Our youth have a separate membership class beginning in seventh grade during the winter and spring months. The goal of the class is to review what we believe and to discuss practical questions of living as followers of Christ. At the end of the class, students may confess Christ publicly and become members of the church if the elders feel they have given a credible testimony of their personal faith
Sunday morning attendance at our two morning services averages about 1,100 persons. Total membership of Westminster in the year 2015 is above 1,200. We do attempt to oversee our members with active pastoral care for them and their families as needed. Those who move away from the area or become inactive are removed from the roll within two years.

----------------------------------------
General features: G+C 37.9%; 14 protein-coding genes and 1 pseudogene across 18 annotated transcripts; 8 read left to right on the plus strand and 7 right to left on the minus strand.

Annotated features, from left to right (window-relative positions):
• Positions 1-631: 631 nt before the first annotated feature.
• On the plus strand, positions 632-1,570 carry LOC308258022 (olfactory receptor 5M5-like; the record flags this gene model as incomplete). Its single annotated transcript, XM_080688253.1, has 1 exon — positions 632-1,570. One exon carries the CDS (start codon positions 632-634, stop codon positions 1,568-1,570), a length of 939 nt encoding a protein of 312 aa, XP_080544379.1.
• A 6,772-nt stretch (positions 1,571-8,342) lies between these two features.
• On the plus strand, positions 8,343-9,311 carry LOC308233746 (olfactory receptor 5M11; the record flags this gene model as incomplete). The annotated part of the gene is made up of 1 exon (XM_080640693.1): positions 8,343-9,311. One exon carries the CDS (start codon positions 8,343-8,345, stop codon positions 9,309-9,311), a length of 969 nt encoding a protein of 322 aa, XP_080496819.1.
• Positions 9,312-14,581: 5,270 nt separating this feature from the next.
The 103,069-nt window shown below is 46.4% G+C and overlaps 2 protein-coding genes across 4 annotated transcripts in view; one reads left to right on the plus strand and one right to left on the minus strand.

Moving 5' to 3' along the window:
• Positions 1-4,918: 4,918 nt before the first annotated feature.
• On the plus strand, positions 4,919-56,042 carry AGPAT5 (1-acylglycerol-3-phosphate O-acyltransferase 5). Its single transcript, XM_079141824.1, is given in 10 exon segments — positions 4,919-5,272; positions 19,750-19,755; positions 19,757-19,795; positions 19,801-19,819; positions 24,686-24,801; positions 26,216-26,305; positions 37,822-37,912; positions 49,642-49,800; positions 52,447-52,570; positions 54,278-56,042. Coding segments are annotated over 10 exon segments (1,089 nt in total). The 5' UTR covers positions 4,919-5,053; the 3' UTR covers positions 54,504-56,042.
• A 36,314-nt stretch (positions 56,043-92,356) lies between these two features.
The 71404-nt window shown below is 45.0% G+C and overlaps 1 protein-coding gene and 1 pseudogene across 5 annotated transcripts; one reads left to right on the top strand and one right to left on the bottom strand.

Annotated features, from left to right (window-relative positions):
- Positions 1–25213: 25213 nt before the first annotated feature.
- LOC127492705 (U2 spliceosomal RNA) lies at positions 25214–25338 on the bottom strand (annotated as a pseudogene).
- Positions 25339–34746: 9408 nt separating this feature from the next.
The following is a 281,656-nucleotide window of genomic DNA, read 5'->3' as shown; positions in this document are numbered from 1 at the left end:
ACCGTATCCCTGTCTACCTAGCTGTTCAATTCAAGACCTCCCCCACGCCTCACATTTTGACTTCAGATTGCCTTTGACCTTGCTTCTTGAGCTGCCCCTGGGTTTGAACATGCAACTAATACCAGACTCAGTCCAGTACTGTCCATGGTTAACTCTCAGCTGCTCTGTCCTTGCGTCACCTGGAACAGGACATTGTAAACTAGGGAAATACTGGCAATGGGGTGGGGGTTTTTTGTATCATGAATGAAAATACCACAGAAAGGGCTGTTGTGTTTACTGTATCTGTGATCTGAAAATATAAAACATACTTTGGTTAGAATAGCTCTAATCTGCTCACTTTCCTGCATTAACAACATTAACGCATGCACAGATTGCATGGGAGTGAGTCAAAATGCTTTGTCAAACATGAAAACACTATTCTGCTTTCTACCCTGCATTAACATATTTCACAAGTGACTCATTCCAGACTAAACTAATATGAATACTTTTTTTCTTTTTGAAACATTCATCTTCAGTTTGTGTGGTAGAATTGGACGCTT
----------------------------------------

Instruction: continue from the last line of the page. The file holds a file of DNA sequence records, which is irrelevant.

Beyond giving our people compassionate pastoral oversight, Westminster Church does practice formal church discipline when no other means can recall an unrepentant person from their open, scandalous sin.
Since its beginning in 1973 as an evangelical Presbyterian denomination, the Presbyterian Church in America has grown from about 40,000 members primarily in the southeastern United States, to become 380,000 members in more than 1,750 congregations located across the USA and in Canada.
You can learn more about the Presbyterian Church in America by viewing the PCA denominational web site at this address: www.pcanet.org.